S&P: $90 billion in refinancing needed by US energy merchants by 2006
Access to capital will be the key to survival for US energy merchants with medium-term debt to refinance within the next 4 years, reported Standard & Poor's Rating Service.
By OGJ editors
HOUSTON, Nov. 11 -- Access to capital will be the key to survival for US energy merchants with medium-term debt to refinance within the next 4 years, reported Standard & Poor's Rating Service. Initially bank-financed for the most part, those debts surpass $90 billion total, the analysts reported, and refinancing is becoming increasingly more difficult.
Weakening industry fundamentals, poor short-term liquidity, and lack of capital market access have contributed to the difficulty in refinancing medium-term debt for many energy merchants and for the banks that will be asked to refinance that debt, the analysts reported.
"It should be noted that certain companies have better access to capital than others," said Arleen Spangler, a credit analyst with Standard & Poor's. "Generally, however, bad news relating to accounting irregularities, trading losses, regulatory uncertainty, and a general lack of investor confidence in the overall business model have plagued the sector, making this one of the worst times in recent history to refinance debt."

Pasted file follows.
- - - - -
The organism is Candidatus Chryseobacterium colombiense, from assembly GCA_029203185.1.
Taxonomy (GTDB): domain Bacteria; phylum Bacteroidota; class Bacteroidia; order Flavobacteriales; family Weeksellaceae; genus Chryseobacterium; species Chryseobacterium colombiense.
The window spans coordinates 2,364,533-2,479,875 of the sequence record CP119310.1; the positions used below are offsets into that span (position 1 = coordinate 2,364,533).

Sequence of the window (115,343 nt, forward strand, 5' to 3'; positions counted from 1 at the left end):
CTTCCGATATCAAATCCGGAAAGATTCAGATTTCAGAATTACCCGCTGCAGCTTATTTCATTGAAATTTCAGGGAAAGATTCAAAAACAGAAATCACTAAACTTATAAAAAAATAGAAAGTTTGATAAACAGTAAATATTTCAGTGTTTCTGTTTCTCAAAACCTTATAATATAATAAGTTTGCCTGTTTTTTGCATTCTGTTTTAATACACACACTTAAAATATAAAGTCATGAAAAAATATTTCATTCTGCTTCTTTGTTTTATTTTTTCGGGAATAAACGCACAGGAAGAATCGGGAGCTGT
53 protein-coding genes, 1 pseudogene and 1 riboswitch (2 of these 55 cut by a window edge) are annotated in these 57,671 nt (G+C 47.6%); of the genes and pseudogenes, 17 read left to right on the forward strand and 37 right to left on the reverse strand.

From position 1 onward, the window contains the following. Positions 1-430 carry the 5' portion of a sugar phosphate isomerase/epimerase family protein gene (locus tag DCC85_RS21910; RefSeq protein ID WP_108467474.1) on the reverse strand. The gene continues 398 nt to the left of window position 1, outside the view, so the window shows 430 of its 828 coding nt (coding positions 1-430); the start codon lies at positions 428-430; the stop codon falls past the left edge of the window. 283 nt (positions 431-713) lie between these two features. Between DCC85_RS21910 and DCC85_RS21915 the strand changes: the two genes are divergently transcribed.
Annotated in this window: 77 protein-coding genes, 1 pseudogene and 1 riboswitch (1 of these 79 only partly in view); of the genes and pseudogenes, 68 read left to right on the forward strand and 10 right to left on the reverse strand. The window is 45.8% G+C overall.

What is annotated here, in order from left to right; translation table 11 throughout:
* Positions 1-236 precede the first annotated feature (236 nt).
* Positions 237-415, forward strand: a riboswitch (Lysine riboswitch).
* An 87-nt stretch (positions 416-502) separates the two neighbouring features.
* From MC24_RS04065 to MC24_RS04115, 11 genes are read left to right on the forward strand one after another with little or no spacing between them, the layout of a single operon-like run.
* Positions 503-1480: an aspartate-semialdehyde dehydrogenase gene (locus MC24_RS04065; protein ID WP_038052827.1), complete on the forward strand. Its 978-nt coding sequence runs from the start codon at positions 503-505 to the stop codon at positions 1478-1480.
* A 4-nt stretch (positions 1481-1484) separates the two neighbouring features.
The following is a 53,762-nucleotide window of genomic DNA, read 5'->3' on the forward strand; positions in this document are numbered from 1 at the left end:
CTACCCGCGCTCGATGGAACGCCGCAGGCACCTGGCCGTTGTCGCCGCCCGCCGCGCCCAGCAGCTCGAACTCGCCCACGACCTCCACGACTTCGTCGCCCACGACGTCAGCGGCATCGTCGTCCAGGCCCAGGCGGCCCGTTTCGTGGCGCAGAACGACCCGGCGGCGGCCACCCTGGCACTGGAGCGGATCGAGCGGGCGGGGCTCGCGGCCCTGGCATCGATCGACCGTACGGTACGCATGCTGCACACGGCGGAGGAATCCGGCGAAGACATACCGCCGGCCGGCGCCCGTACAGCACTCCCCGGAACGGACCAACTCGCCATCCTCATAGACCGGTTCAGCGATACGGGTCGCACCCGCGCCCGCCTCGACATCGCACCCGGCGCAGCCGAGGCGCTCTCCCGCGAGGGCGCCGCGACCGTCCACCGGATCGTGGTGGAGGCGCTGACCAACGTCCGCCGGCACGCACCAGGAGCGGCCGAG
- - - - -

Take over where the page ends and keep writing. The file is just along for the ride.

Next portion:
Credit analyst Tanya Azarchs added, "Banks are also significantly exposed to this troubled sector since many of the construction projects and major acquisitions were financed through widely syndicated bank loans. In addition, the banks have exposure to this sector through general corporate credit facilities or other commitments."
Standard & Poor's based its conclusions on data compiled about 23 power companies—15 having revenues from both regulated and unregulated activities and 8 totally unregulated and thus in a competitive market. The report compares total dollar amount of refinancing needs over the next 4 years, as well as refinancing needs as a percent of total capitalization and as a percent of total debt outstanding.